Future systematic reviews will be needed for other emerging radiotracers such as those based on prostate specific membrane antigen and gastrin-releasing peptide receptor.
Mediators of Chronic Pruritus in Atopic Dermatitis: Getting the Itch Out?
Yosipovitch et al., Philadelphia, United States. In Clin Rev Allergy Immunol, Jun 2015
Various receptors (TRPA1, TRPV1, PAR2, gastrin-releasing peptide receptor (GRPR), Mas-related G proteins), secreted molecules (histamine, nerve growth factor (NGF), substance P (SP), proteases), and cytokines/chemokines (thymic stromal lymphopoietin (TSLP), IL-2, IL-4, IL-13, and IL-31) are implicated as mediators of chronic pruritus.
Bombesin receptor subtype 3 as a potential target for obesity and diabetes.
Jensen et al., Madrid, Spain. In Expert Opin Ther Targets, 2014
It involves recognition of the central role the G-protein-coupled receptor, bombesin receptor subtype 3 (BRS-3) plays in energy/glucose metabolism.
Expression of gastrin-releasing peptide is increased by prolonged stretch of human myometrium, and antagonists of its receptor inhibit contractility.
Smith et al., Cambridge, United Kingdom. In J Physiol, 2012
Tonic stretch of human myometrium increases contractility and stimulates the expression of a known smooth muscle stimulatory agonist, GRP. GRP receptor antagonists attenuate the effect of stretch.
Gastrin-releasing peptide receptor (GRPR) mediates chemotaxis in neutrophils.
Bonorino et al., Porto Alegre, Brazil. In Proc Natl Acad Sci U S A, 2012
Gastrin-releasing peptide receptor mediates chemotaxis in neutrophils, and may be an alternative chemotactic receptor playing a role in the pathogenesis of inflammatory disorders.
Immunohistochemical analysis of gastrin-releasing peptide receptor (GRPR) and possible regulation by estrogen receptor βcx in human prostate carcinoma.
Sasano et al., Sendai, Japan. In Neoplasma, 2011
High GRPR is associated with prostate carcinoma.
Gastrin-releasing peptide receptor expression in non-cancerous bronchial epithelia is associated with lung cancer: a case-control study.
Siegfried et al., Pittsburgh, United States. In Respir Res, 2011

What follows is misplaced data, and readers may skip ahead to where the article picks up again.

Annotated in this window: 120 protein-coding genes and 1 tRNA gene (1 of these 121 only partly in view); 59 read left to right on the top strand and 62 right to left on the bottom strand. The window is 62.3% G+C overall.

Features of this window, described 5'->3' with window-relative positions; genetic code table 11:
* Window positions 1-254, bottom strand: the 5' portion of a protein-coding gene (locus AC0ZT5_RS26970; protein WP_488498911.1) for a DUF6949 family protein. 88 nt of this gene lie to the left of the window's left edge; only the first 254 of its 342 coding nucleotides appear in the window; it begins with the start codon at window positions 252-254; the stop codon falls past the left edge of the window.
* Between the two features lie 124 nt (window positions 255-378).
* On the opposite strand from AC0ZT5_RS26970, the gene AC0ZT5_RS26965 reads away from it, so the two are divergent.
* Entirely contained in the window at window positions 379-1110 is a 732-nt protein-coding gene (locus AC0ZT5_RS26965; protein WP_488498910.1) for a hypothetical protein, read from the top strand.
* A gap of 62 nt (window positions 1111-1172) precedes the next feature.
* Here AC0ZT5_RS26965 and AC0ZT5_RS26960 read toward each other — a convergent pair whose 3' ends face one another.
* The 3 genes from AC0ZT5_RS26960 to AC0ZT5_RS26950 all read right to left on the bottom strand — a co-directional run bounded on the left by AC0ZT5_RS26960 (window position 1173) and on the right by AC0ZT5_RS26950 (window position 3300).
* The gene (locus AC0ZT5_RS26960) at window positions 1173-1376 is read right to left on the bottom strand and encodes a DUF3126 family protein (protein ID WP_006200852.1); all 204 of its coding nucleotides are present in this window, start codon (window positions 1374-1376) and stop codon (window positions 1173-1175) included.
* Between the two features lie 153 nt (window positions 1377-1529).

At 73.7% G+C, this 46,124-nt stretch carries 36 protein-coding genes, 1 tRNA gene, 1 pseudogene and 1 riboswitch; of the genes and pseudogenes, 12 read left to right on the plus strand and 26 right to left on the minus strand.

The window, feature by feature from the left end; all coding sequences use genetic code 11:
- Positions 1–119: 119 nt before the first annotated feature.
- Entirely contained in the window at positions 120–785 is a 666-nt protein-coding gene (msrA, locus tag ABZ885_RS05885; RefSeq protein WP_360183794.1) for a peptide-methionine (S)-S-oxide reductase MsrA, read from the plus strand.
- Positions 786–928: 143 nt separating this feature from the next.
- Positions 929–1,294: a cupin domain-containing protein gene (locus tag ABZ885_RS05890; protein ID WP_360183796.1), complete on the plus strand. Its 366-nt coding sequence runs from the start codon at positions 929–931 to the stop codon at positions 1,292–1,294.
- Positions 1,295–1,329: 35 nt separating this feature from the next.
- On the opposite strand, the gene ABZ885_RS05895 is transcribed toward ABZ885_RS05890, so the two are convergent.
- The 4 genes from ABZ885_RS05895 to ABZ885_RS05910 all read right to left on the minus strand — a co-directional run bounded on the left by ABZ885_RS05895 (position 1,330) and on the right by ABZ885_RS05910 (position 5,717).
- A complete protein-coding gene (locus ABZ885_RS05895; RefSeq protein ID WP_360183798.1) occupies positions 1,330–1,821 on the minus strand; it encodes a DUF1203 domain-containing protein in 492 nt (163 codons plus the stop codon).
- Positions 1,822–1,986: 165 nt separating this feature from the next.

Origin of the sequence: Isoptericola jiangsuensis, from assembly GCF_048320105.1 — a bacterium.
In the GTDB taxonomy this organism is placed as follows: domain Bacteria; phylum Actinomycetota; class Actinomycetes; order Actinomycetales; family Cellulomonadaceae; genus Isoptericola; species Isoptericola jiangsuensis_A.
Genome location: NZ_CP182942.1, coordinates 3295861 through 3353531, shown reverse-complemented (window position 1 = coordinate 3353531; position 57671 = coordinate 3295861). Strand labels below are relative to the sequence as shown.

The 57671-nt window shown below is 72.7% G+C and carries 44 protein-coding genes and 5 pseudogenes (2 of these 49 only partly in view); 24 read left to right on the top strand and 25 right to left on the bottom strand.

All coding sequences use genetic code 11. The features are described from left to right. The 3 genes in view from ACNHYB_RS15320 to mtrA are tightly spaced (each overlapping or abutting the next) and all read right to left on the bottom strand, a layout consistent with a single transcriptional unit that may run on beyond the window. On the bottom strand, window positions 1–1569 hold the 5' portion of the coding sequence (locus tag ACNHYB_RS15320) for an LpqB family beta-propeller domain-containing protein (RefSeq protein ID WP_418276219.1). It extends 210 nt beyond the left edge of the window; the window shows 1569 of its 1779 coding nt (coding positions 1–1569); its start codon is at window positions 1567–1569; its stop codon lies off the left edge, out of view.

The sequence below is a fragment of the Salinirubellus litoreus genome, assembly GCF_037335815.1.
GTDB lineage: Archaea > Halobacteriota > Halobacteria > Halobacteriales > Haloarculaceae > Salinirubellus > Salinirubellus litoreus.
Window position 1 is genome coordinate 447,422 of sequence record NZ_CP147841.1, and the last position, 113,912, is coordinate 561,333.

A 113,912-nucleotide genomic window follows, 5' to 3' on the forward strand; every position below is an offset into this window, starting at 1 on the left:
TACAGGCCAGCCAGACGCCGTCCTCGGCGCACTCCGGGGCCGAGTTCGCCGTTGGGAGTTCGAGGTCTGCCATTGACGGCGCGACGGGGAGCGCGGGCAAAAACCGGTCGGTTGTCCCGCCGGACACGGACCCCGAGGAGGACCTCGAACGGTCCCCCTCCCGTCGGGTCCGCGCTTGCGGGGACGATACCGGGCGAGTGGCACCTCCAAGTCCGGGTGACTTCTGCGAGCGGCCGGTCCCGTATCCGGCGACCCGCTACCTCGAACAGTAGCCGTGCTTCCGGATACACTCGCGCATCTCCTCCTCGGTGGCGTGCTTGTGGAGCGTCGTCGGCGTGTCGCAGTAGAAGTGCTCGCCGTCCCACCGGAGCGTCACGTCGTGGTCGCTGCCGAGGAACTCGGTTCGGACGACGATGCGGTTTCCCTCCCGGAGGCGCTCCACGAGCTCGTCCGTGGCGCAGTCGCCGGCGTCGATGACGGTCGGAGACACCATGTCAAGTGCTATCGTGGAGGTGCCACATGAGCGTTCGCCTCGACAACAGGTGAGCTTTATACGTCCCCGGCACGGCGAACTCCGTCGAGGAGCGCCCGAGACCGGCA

Bronchial gastrin-releasing peptide receptor expression was significantly associated with lung cancer in a multivariable logistic regression model adjusted for age, sex, smoking status and pulmonary function. Lung cancer risk was not modified by sex.
Murine GRPR and stathmin control in opposite directions both cued fear extinction and neural activities of the amygdala and prefrontal cortex.
Shumyatsky et al., United States. In Plos One, 2011
GRPR and stathmin control in opposite directions both cued fear extinction and neural activities of the amygdala and prefrontal cortex
Unidirectional cross-activation of GRPR by MOR1D uncouples itch and analgesia induced by opioids.
Chen et al., Saint Louis, United States. In Cell, 2011
The data suggest that opioid-induced itch is an active process concomitant with but independent of opioid analgesia, occurring via the unidirectional cross-activation of GRPR signaling by MOR1D heterodimerization
Regulation of energy homeostasis by bombesin receptor subtype-3: selective receptor agonists for the treatment of obesity.
Reitman et al., Rahway, United States. In Cell Metab, 2010
Bombesin receptor subtype 3 (BRS-3) is a G protein coupled receptor whose natural ligand is unknown.
Cellular basis of itch sensation.
Chen et al., Saint Louis, United States. In Science, 2009
Although our previous study suggested that gastrin-releasing peptide receptor (GRPR) is an itch-specific gene in the spinal cord, a long-standing question of whether there are separate neuronal pathways for itch and pain remains unsettled.
International Union of Pharmacology. LXVIII. Mammalian bombesin receptors: nomenclature, distribution, pharmacology, signaling, and functions in normal and disease states.
Benya et al., Bethesda, United States. In Pharmacol Rev, 2008
The mammalian bombesin receptor family comprises three G protein-coupled heptahelical receptors: the neuromedin B (NMB) receptor (BB(1)), the gastrin-releasing peptide (GRP) receptor (BB(2)), and the orphan receptor bombesin receptor subtype 3 (BRS-3) (BB(3)).